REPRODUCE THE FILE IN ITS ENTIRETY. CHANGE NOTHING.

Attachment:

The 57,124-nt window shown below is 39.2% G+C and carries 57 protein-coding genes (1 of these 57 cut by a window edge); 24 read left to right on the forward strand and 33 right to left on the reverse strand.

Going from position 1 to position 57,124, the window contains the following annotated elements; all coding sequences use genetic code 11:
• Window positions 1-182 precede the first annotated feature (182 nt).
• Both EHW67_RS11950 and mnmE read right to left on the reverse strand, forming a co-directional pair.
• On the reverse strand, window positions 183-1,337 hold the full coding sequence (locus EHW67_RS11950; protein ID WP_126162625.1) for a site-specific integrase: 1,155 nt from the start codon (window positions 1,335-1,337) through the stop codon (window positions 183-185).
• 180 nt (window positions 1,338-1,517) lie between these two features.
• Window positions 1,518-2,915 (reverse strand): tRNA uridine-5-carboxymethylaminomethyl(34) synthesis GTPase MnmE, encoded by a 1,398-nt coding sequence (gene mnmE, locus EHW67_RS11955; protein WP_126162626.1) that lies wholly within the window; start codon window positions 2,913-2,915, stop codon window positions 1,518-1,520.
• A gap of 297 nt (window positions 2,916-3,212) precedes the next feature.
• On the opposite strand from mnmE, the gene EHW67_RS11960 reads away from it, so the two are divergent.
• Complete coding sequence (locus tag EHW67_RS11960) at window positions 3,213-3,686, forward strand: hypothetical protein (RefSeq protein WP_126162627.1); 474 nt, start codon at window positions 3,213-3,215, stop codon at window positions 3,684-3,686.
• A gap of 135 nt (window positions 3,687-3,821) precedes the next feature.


The 57,124-nt window shown below is 39.2% G+C and carries 57 protein-coding genes (1 of these 57 cut by a window edge); 24 read left to right on the forward strand and 33 right to left on the reverse strand.

Going from position 1 to position 57,124, the window contains the following annotated elements; all coding sequences use genetic code 11:
• Window positions 1-182 precede the first annotated feature (182 nt).
• Both EHW67_RS11950 and mnmE read right to left on the reverse strand, forming a co-directional pair.
• On the reverse strand, window positions 183-1,337 hold the full coding sequence (locus EHW67_RS11950; protein ID WP_126162625.1) for a site-specific integrase: 1,155 nt from the start codon (window positions 1,335-1,337) through the stop codon (window positions 183-185).
• 180 nt (window positions 1,338-1,517) lie between these two features.
• Window positions 1,518-2,915 (reverse strand): tRNA uridine-5-carboxymethylaminomethyl(34) synthesis GTPase MnmE, encoded by a 1,398-nt coding sequence (gene mnmE, locus EHW67_RS11955; protein WP_126162626.1) that lies wholly within the window; start codon window positions 2,913-2,915, stop codon window positions 1,518-1,520.
• A gap of 297 nt (window positions 2,916-3,212) precedes the next feature.
• On the opposite strand from mnmE, the gene EHW67_RS11960 reads away from it, so the two are divergent.
• Complete coding sequence (locus tag EHW67_RS11960) at window positions 3,213-3,686, forward strand: hypothetical protein (RefSeq protein WP_126162627.1); 474 nt, start codon at window positions 3,213-3,215, stop codon at window positions 3,684-3,686.
• A gap of 135 nt (window positions 3,687-3,821) precedes the next feature.